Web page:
If you are building your own neural network, you will definitely need to understand how to train it. Backpropagation is a commonly used technique for training neural network. There are many resources explaining the technique, but this post will explain backpropagation with concrete example in a very detailed colorful steps.
In this post, we will build a neural network with three layers:
- Input layer with two inputs neurons
- One hidden layer with two neurons
- Output layer with a single neuron
Weights, weights, weights
Neural network training is about finding weights that minimize prediction error. We usually start our training with a set of randomly generated weights.Then, backpropagation is used to update the weights in an attempt to correctly map arbitrary inputs to outputs.
Our initial weights will be as following:
w1 = 0.11,
w2 = 0.21,
w3 = 0.12,
w4 = 0.08,
w5 = 0.14 and
w6 = 0.15
Our dataset has one sample with two inputs and one output.
Our single sample is as following
inputs=[2, 3] and
We will use given weights and inputs to predict the output. Inputs are multiplied by weights; the results are then passed forward to next layer.
Now, it’s time to find out how our network performed by calculating the difference between the actual output and predicted one. It’s clear that our network output, or prediction, is not even close to actual output. We can calculate the difference or the error as following.
Our main goal of the training is to reduce the error or the difference between prediction and actual output. Since actual output is constant, “not changing”, the only way to reduce the error is to change prediction value. The question now is, how to change prediction value?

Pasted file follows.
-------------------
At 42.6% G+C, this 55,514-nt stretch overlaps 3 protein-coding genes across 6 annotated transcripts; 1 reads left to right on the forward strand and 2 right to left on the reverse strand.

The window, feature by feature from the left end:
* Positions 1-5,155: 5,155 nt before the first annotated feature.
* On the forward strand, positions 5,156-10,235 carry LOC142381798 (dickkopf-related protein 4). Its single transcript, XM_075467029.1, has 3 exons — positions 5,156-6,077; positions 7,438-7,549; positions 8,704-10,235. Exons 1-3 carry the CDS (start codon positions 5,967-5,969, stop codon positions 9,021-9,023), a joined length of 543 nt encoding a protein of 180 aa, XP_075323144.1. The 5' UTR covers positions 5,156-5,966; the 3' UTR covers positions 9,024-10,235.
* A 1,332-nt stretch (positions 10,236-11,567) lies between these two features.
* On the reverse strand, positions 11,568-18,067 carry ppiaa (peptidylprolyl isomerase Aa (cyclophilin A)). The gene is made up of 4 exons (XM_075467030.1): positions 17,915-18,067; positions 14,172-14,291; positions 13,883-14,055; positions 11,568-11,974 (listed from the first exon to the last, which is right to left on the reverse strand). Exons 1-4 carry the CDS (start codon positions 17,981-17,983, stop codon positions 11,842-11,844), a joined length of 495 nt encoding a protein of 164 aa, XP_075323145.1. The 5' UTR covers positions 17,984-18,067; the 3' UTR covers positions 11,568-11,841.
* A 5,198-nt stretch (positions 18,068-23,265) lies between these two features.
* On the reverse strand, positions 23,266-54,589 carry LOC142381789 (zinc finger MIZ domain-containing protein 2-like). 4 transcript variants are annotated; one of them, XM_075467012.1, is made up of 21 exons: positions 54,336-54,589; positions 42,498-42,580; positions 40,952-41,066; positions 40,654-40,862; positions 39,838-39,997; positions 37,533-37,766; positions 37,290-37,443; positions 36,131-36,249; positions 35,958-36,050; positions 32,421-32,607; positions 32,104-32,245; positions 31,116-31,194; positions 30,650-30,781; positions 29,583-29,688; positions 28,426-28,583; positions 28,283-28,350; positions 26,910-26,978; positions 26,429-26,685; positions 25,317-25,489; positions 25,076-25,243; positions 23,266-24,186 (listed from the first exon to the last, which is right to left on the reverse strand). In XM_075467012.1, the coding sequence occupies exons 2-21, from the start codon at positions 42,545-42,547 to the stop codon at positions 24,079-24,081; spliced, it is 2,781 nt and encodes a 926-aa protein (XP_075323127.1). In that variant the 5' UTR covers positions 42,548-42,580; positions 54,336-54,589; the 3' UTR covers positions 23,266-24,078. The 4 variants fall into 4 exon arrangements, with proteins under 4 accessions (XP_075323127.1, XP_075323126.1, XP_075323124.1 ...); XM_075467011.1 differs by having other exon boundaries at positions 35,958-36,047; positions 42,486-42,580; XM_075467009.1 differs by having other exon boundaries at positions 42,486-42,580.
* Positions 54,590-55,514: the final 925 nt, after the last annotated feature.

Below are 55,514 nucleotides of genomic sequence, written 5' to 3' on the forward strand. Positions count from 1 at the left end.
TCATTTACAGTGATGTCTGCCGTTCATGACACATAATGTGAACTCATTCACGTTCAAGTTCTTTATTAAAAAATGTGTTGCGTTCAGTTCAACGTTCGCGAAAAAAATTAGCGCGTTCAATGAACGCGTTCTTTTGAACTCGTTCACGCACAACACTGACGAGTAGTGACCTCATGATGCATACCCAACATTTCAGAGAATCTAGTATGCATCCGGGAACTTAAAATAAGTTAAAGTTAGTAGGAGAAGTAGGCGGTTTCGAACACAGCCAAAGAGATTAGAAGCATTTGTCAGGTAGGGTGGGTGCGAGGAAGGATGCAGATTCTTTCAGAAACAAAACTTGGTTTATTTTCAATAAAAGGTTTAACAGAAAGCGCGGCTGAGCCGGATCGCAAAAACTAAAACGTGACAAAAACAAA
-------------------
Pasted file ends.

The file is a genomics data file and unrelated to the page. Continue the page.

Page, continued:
By decomposing prediction into its basic elements we can find that weights are the variable elements affecting prediction value. In other words, in order to change prediction value, we need to change weights values.
The question now is how to change\update the weights value so that the error is reduced?
The answer is Backpropagation!
Backpropagation, short for “backward propagation of errors”, is a mechanism used to update the weights using gradient descent. It calculates the gradient of the error function with respect to the neural network’s weights. The calculation proceeds backwards through the network.
Gradient descent is an iterative optimization algorithm for finding the minimum of a function; in our case we want to minimize th error function. To find a local minimum of a function using gradient descent, one takes steps proportional to the negative of the gradient of the function at the current point.
For example, to update
w6, we take the current
w6 and subtract the partial derivative of error function with respect to
w6. Optionally, we multiply the derivative of the error function by a selected number to make sure that the new updated weight is minimizing the error function; this number is called learning rate.
The derivation of the error function is evaluated by applying the chain rule as following
So to update
w6 we can apply the following formula
Similarly, we can derive the update formula for
w5 and any other weights existing between the output and the hidden layer.
However, when moving backward to update
w4 existing between input and hidden layer, the partial derivative for the error function with respect to
w1, for example, will be as following.
We can find the update formula for the remaining weights
w4 in the same way.
In summary, the update formulas for all weights will be as following:
We can rewrite the update formulas in matrices as following
Using derived formulas we can find the new weights.
Learning rate: is a hyperparameter which means that we need to manually guess its value.
Now, using the new weights we will repeat the forward passed
We can notice that the prediction
0.26 is a little bit closer to actual output than the previously predicted one
0.191. We can repeat the same process of backward and forward pass until error is close or equal to zero.